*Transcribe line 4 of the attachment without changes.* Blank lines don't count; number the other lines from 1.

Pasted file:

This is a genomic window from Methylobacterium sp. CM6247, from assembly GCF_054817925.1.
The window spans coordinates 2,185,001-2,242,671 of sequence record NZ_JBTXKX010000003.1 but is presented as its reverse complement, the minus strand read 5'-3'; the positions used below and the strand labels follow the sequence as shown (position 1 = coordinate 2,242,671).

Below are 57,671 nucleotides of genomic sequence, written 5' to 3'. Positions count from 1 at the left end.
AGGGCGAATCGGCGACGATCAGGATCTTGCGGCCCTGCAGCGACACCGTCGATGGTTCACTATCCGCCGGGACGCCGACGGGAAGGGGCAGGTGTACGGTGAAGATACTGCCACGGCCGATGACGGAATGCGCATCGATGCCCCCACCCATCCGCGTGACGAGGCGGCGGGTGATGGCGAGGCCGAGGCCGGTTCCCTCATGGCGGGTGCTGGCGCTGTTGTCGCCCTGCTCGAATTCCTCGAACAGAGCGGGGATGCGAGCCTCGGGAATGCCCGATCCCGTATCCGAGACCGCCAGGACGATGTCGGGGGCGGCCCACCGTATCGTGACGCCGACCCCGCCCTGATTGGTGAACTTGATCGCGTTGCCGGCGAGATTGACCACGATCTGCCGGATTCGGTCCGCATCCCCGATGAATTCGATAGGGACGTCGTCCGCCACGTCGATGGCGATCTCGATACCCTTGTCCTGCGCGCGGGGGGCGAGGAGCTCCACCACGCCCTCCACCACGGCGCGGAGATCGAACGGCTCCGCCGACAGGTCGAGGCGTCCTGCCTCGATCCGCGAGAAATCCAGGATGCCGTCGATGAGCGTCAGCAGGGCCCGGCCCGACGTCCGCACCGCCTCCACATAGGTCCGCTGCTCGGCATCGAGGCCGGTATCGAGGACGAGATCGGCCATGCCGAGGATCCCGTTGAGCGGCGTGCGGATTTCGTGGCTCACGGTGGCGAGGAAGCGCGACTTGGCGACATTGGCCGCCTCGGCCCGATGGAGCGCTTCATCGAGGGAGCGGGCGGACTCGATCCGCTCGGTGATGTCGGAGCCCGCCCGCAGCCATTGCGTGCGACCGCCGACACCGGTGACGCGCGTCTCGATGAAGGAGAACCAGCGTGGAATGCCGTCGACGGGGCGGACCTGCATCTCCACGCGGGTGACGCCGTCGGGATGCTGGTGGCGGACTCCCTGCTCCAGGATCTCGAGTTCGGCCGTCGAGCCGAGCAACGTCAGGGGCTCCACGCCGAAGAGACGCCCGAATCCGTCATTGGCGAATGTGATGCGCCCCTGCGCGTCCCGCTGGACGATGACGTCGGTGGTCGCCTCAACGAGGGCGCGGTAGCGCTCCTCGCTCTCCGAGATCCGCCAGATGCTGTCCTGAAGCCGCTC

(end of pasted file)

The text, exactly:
AGGGCGAATCGGCGACGATCAGGATCTTGCGGCCCTGCAGCGACACCGTCGATGGTTCACTATCCGCCGGGACGCCGACGGGAAGGGGCAGGTGTACGGTGAAGATACTGCCACGGCCGATGACGGAATGCGCATCGATGCCCCCACCCATCCGCGTGACGAGGCGGCGGGTGATGGCGAGGCCGAGGCCGGTTCCCTCATGGCGGGTGCTGGCGCTGTTGTCGCCCTGCTCGAATTCCTCGAACAGAGCGGGGATGCGAGCCTCGGGAATGCCCGATCCCGTATCCGAGACCGCCAGGACGATGTCGGGGGCGGCCCACCGTATCGTGACGCCGACCCCGCCCTGATTGGTGAACTTGATCGCGTTGCCGGCGAGATTGACCACGATCTGCCGGATTCGGTCCGCATCCCCGATGAATTCGATAGGGACGTCGTCCGCCACGTCGATGGCGATCTCGATACCCTTGTCCTGCGCGCGGGGGGCGAGGAGCTCCACCACGCCCTCCACCACGGCGCGGAGATCGAACGGCTCCGCCGACAGGTCGAGGCGTCCTGCCTCGATCCGCGAGAAATCCAGGATGCCGTCGATGAGCGTCAGCAGGGCCCGGCCCGACGTCCGCACCGCCTCCACATAGGTCCGCTGCTCGGCATCGAGGCCGGTATCGAGGACGAGATCGGCCATGCCGAGGATCCCGTTGAGCGGCGTGCGGATTTCGTGGCTCACGGTGGCGAGGAAGCGCGACTTGGCGACATTGGCCGCCTCGGCCCGATGGAGCGCTTCATCGAGGGAGCGGGCGGACTCGATCCGCTCGGTGATGTCGGAGCCCGCCCGCAGCCATTGCGTGCGACCGCCGACACCGGTGACGCGCGTCTCGATGAAGGAGAACCAGCGTGGAATGCCGTCGACGGGGCGGACCTGCATCTCCACGCGGGTGACGCCGTCGGGATGCTGGTGGCGGACTCCCTGCTCCAGGATCTCGAGTTCGGCCGTCGAGCCGAGCAACGTCAGGGGCTCCACGCCGAAGAGACGCCCGAATCCGTCATTGGCGAATGTGATGCGCCCCTGCGCGTCCCGCTGGACGATGACGTCGGTGGTCGCCTCAACGAGGGCGCGGTAGCGCTCCTCGCTCTCCGAGATCCGCCAGATGCTGTCCTGAAGCCGCTC